Do think about the weather and plan accordingly. As you’re planning your costume, it’s going to be difficult to know what the weather will be like, but have alternatives. In the blistering heat, you may not want to dress all in black and have one of the pieces of your costume be a hoodie. Alternatively, if it’s pouring rain, you don’t want to be stuck without a jacket, either. Options are key. They’re also key for things like your poor tired feet in hooker heels. Don’t plan on wearing a costume all day, every day, unless that is the ONLY reason you’re going. If you are a hardcore cosplayer and that is your thing, then go for it. Otherwise, take normal clothes and don’t beat yourself up when you have to peel out of your costume. Along the same line, don’t wear the SAME costume every day. People will remember you and start to talk.
Do plan on making time to stop and have your picture taken. It may not happen frequently, but then again it might. You never know. So plan accordingly and allow yourself extra time to get to panels. Do plan group costumes, even if your “group” is only a pair. It’s definitely more fun when there’s someone with you to experience it. Don’t be that person who’s oblivious that their costume looks like shit OR that their bits are being shown off in the wrong ways in their costume. It’s just convention suicide. Do remember to have fun with it, because that’s what this is all about! Do plan some time just to walk around in costume without having to go to a panel or shop. It’s bound to be more fun if you don’t have to rush and run.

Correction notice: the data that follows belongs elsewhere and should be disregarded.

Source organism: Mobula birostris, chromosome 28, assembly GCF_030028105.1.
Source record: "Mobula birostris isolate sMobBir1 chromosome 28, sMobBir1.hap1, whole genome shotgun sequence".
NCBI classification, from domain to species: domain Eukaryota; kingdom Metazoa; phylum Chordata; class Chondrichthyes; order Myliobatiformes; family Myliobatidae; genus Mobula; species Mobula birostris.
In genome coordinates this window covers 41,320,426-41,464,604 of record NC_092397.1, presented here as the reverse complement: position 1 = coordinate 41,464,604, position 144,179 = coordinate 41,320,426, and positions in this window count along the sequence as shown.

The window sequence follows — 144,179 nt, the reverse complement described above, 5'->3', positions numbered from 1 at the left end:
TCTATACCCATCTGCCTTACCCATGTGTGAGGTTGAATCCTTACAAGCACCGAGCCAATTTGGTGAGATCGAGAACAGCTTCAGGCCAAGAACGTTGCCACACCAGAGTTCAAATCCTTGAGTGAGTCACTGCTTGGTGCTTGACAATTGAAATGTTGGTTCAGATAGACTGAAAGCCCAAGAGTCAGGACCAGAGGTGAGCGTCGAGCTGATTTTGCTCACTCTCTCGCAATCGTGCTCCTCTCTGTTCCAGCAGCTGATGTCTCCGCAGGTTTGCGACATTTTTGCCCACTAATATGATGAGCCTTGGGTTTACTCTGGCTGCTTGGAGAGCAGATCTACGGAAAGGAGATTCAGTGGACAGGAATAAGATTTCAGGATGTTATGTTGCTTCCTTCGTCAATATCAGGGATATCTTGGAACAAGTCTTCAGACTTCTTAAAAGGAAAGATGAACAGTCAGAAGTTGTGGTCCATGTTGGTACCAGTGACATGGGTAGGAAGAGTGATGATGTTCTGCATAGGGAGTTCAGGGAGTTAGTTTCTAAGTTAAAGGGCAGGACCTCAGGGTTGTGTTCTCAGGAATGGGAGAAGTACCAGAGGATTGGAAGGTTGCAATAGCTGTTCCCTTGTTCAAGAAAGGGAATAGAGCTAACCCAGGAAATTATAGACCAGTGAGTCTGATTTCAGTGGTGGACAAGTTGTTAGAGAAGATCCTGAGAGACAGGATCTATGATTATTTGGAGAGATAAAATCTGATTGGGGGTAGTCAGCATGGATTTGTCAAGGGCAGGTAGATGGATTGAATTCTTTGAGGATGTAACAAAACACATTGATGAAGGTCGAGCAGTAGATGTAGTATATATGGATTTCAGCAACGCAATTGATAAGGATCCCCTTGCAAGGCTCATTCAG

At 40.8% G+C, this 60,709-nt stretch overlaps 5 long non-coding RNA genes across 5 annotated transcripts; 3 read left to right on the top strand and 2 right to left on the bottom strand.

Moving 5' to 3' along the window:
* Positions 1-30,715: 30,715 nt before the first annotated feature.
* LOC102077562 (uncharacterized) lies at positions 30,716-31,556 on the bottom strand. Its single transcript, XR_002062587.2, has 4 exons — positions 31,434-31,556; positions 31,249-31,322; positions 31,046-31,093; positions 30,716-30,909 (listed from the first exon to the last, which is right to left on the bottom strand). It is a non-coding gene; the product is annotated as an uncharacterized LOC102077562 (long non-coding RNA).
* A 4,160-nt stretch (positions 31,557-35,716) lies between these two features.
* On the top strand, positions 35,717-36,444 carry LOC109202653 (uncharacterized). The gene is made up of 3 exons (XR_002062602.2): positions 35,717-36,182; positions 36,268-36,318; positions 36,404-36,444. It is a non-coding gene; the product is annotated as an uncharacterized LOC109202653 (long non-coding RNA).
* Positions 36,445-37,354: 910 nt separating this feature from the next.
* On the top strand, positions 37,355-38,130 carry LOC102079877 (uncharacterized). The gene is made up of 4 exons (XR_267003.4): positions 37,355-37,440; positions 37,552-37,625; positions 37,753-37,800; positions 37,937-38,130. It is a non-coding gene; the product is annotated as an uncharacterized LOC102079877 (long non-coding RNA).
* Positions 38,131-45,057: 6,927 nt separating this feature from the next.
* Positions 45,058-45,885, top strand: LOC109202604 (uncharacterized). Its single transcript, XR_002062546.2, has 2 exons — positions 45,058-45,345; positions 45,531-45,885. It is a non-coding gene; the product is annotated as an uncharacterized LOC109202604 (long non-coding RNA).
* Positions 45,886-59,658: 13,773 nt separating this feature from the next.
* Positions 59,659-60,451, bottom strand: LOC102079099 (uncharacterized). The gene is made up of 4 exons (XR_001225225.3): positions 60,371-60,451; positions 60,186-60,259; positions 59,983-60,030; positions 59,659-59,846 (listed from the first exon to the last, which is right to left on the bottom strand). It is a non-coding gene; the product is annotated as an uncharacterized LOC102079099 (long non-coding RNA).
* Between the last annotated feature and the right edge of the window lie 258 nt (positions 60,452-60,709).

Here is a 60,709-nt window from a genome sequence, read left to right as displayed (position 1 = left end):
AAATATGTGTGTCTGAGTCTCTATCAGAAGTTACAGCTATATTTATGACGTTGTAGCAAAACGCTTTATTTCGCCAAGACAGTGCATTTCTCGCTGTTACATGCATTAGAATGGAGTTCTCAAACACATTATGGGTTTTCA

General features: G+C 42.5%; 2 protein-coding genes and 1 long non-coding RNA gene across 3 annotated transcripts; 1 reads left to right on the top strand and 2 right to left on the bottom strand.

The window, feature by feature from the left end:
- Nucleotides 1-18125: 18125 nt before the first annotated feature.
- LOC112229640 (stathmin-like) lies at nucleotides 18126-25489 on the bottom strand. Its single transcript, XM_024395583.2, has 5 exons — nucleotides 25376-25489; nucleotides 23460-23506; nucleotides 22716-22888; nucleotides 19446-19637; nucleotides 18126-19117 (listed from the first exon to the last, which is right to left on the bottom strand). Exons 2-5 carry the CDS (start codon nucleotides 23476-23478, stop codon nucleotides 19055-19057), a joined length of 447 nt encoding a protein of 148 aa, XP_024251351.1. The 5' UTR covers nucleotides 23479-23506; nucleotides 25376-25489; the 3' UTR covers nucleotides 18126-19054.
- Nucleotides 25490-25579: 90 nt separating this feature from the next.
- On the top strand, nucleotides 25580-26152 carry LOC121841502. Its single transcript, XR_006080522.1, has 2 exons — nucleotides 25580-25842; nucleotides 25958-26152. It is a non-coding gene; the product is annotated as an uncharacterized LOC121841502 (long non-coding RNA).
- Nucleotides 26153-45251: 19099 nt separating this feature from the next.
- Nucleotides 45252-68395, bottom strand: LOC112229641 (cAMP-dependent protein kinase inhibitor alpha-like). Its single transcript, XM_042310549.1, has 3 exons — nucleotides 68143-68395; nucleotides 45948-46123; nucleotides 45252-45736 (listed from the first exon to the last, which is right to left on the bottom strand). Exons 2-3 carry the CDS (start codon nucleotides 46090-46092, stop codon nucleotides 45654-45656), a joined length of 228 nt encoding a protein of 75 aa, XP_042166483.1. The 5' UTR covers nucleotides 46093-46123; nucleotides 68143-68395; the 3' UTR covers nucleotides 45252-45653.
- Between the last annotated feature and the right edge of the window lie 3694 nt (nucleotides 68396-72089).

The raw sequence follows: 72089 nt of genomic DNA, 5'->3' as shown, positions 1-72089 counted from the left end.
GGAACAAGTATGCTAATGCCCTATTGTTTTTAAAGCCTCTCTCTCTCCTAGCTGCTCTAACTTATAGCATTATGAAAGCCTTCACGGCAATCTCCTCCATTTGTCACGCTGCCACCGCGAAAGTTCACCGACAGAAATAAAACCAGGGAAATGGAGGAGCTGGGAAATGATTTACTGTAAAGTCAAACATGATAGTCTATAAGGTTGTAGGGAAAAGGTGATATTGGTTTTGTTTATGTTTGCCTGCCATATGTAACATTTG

Next year I’m planning on one or maybe two costumes top, and I definitely won’t be wearing them all day. The advantage to having a host hotel will be that I can do a quick change a la Superman and not miss a ton of the con!
Final Words of Wisdom
The final bit of advice when preparing for DragonCon is not to stress. Yes, I’m an obsessive planning type, but in the end, I can just roll with the punches. Download the app. Follow the twitter feeds. Check in frequently for updates and news. Allow your plans and schedule to change. If you can’t make a panel, shrug it off and go to an alternative. If you find you’re about to drop on your feet, take a break, and skip out on the Walk of Fame that day. If your costume isn’t the best in the room, lift your chin and wear yours with pride anyway. Be flexible, have fun, and remember: there’s always next year!